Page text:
Networkers deal or no deal dilemma



I was really taken aback by the follow up of a networker I met recently. I was expected to recommend a service without knowing what it did. This post explains what happened, why it’s often offensive and why there’s a debit in the brand bank thereafter.

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Networking events are often where it starts… yet not always

I met Jane at a breakfast meeting and found her to be really friendly. We could have met anywhere really. We had only just met when Jane said we should collaborate. It is one of my favourite words so I was pleased when we agreed it would be prudent to catch up on the phone first. I love making progress that way to explore if we could help each other. Phone calls, Skype, ‘face to face’ online networks, LinkedIn, twitter et al help us build relationships.

Jane started the conversation by telling me that she had a fantastic 70/30 collaboration in mind for me. If I purchased their service for a 70% discount I was then allowed to send a message to all my contacts telling them they could get 30% off. This was the strangest form of collaboration I had heard of. I hadn’t even found out what benefit the service would provide to a buyer. It already seemed one sided.

Why do some collaborations simply not add up?

You may have heard the phrases ‘work the room’ or ‘sell through the room’. I hear them regularly yet I think Jane mistook the time we met for an opportunity to find people to turn into clients and then advertisers. We had only met once and the next time we spoke I was offered a ‘special’ deal. I still don’t know what they do.

In my World a collaboration involves two or more parties winning. It never involves one getting a sale whilst the other ends up with a service they do not require and spends time, effort or resources advertising it. They could be spending this time promoting their own product or service. A collaboration should mean an equal win/win for parties concerned. Or as close as possible to it.

Is this a debit in the brand bank account?

Our conversation about collaboration turned into a sales pitch and I politely explained that I didn’t require the service. According to Jane, that meant that I couldn’t offer the service to people I knew. Which indicated someone could be missing out. I think that someone is Jane even though she tried to persuade me otherwise. If I did recommend Jane would she will go in for the kill and ‘hard sell’?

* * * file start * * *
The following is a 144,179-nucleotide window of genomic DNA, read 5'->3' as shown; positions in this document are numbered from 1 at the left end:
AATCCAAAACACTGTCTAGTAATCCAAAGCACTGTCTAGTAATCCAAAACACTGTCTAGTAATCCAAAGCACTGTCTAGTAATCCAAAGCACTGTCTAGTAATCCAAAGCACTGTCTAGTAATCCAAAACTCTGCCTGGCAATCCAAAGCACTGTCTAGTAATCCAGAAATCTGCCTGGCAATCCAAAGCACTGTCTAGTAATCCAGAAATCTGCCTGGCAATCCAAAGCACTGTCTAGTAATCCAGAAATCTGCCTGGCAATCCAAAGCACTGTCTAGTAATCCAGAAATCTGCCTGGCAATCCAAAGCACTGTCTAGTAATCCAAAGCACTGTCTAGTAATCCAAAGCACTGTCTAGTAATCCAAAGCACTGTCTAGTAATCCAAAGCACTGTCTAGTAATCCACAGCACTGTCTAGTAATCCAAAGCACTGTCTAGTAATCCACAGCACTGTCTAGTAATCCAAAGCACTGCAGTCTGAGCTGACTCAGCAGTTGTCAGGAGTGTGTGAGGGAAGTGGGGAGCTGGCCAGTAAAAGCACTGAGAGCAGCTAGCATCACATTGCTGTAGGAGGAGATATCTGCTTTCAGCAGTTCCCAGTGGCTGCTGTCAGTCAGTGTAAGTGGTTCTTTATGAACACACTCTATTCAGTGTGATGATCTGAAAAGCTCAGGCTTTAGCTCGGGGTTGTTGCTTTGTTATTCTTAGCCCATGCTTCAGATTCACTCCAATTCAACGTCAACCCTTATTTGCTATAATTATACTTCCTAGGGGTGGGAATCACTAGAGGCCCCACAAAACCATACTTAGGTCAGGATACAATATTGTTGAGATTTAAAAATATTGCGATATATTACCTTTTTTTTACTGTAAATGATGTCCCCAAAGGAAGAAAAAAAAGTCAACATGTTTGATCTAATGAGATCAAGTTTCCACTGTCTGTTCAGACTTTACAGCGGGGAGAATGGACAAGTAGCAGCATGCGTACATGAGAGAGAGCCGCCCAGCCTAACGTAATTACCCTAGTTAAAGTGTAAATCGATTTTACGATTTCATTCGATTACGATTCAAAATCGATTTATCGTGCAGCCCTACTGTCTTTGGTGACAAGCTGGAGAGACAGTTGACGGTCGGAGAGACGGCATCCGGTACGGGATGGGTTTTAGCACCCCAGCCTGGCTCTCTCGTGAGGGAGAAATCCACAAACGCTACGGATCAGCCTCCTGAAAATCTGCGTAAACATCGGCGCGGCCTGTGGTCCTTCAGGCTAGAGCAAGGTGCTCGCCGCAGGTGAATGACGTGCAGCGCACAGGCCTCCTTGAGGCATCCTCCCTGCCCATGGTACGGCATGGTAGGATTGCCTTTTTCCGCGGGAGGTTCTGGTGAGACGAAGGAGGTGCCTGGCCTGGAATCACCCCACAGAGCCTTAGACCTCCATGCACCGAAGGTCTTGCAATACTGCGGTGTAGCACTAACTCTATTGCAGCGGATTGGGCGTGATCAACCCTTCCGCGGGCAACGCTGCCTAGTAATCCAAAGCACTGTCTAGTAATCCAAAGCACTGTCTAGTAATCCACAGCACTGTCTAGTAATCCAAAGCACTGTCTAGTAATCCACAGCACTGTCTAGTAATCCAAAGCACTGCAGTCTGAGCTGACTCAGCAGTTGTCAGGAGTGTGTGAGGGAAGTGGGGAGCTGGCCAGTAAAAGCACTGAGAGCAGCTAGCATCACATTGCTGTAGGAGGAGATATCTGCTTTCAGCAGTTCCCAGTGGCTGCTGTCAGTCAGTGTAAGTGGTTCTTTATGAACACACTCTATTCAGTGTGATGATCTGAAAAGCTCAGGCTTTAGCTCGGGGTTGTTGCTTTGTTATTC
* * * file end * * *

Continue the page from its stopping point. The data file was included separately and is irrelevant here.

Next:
I don’t know anybody that appreciates that so I wouldn’t feel comfortable making an introduction. Even worse, I have no idea what their service does or who it benefits so I can’t let people know when I do meet them. These are debits in the personal and business brand accounts. That’s branding. It has to be congruent to work and even the largest organisations struggle to pull all the pieces together. What does your follow up say about you or your company brand?

Wrap up: Whenever I hear the name of Jane’s company it will conjure up negative thoughts and images, despite the great first impression that Jane made. Nobody’s perfect and you can’t please everyone. I am often asked; ‘If everyone I meet networking is there to sell, how can I generate sales?’ I developed a guide that helps people take the first step when engaging others. You can download your own copy here today.

Top Tip: After you have established if there is a mutual benefit in meeting someone visit them at their premises. If it’s the sort of service where you may end of dealing with the team – your contact may often be abroad – you might want to meet their team too.

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How do you calculate a powerful return on your networking investment?



A previous post explained why business networking is not a numbers game. This post explodes the myth that networking results are aligned with the number of events you attend, cards or contacts you collect, one-ones that you get in the diary or cups of coffee that you share. Your networking Return on Investment should be judged on the income you generate. If you take it a step further (some business owners I have helped do) you will want to judge it on the profit you generate.

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Why are events, cards, contacts, meetings and shared drinks unreliable measures?

Put simply, collecting contacts and undertaking these activities do not always lead to income. They are all costs if they don’t produce a reasonable return. Sure, they are all nice things yet most people are networking to generate business. If they don’t cost you money they cost you time. And time is money, right?

I grant you that some people network for support and others find suppliers.

When the focus turns to generating income you could have hundreds of contacts, schedule weekly one to ones or the other time consuming activities mentioned above and still not generate any real results. I remember when I was employed, I had sales managers who expected the sales force to get business every time they visited an event or networked. With the self employed or a partnership it takes time for the pressure to build yet pressure can be paralysing.

What can you measure to gauge a busines networking ROI?

Income and profit are the very good measures for a Return On Investment. Twitter is very topical yet has become apparent that having lots of followers does not relate directly to income. You can have hundreds of contacts without generating any income. I’m not saying that no-one generates income when networking. Of course they do. Yet some are more successful than others.  Register here for your free advanced copy of our special report about why networking doesn’t usually work for most people.